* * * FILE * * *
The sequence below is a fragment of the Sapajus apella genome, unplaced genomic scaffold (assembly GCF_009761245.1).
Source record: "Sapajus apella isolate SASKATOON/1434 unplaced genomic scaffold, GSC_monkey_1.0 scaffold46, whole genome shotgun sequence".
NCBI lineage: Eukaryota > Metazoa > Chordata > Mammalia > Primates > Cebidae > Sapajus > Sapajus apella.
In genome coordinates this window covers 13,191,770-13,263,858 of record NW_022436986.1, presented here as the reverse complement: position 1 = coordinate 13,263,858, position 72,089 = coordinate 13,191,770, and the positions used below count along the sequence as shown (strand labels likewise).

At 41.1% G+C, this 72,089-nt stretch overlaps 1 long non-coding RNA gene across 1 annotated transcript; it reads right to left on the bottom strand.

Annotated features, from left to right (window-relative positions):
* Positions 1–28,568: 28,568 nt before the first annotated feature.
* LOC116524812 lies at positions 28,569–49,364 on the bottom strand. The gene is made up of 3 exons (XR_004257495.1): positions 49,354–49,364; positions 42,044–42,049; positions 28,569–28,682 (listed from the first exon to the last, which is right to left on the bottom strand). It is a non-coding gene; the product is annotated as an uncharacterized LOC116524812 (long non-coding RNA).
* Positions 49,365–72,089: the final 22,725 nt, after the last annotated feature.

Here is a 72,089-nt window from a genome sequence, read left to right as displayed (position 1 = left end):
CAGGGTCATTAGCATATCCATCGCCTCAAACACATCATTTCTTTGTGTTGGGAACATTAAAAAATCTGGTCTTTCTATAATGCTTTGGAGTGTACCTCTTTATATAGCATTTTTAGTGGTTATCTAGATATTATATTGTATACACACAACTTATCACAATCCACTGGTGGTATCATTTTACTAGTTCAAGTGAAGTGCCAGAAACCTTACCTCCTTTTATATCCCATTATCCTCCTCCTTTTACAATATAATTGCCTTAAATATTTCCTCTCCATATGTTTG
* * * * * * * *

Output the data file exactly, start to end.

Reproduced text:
The sequence below is a fragment of the Sapajus apella genome, unplaced genomic scaffold (assembly GCF_009761245.1).
Source record: "Sapajus apella isolate SASKATOON/1434 unplaced genomic scaffold, GSC_monkey_1.0 scaffold46, whole genome shotgun sequence".
NCBI lineage: Eukaryota > Metazoa > Chordata > Mammalia > Primates > Cebidae > Sapajus > Sapajus apella.
In genome coordinates this window covers 13,191,770-13,263,858 of record NW_022436986.1, presented here as the reverse complement: position 1 = coordinate 13,263,858, position 72,089 = coordinate 13,191,770, and the positions used below count along the sequence as shown (strand labels likewise).

At 41.1% G+C, this 72,089-nt stretch overlaps 1 long non-coding RNA gene across 1 annotated transcript; it reads right to left on the bottom strand.

Annotated features, from left to right (window-relative positions):
* Positions 1–28,568: 28,568 nt before the first annotated feature.
* LOC116524812 lies at positions 28,569–49,364 on the bottom strand. The gene is made up of 3 exons (XR_004257495.1): positions 49,354–49,364; positions 42,044–42,049; positions 28,569–28,682 (listed from the first exon to the last, which is right to left on the bottom strand). It is a non-coding gene; the product is annotated as an uncharacterized LOC116524812 (long non-coding RNA).
* Positions 49,365–72,089: the final 22,725 nt, after the last annotated feature.

Here is a 72,089-nt window from a genome sequence, read left to right as displayed (position 1 = left end):
CAGGGTCATTAGCATATCCATCGCCTCAAACACATCATTTCTTTGTGTTGGGAACATTAAAAAATCTGGTCTTTCTATAATGCTTTGGAGTGTACCTCTTTATATAGCATTTTTAGTGGTTATCTAGATATTATATTGTATACACACAACTTATCACAATCCACTGGTGGTATCATTTTACTAGTTCAAGTGAAGTGCCAGAAACCTTACCTCCTTTTATATCCCATTATCCTCCTCCTTTTACAATATAATTGCCTTAAATATTTCCTCTCCATATGTTTG